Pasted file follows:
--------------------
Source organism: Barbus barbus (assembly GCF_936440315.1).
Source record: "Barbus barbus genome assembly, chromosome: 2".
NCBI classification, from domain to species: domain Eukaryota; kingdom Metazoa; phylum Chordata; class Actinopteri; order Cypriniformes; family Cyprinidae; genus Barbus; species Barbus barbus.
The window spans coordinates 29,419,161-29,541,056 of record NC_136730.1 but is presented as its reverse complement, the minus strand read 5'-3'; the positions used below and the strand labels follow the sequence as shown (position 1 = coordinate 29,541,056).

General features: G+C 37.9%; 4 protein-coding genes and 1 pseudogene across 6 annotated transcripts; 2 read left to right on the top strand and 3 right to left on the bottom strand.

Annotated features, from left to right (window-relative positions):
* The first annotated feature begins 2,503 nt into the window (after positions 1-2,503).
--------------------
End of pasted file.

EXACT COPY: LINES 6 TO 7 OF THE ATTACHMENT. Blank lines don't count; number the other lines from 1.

Annotated features, from left to right (window-relative positions):
* The first annotated feature begins 2,503 nt into the window (after positions 1-2,503).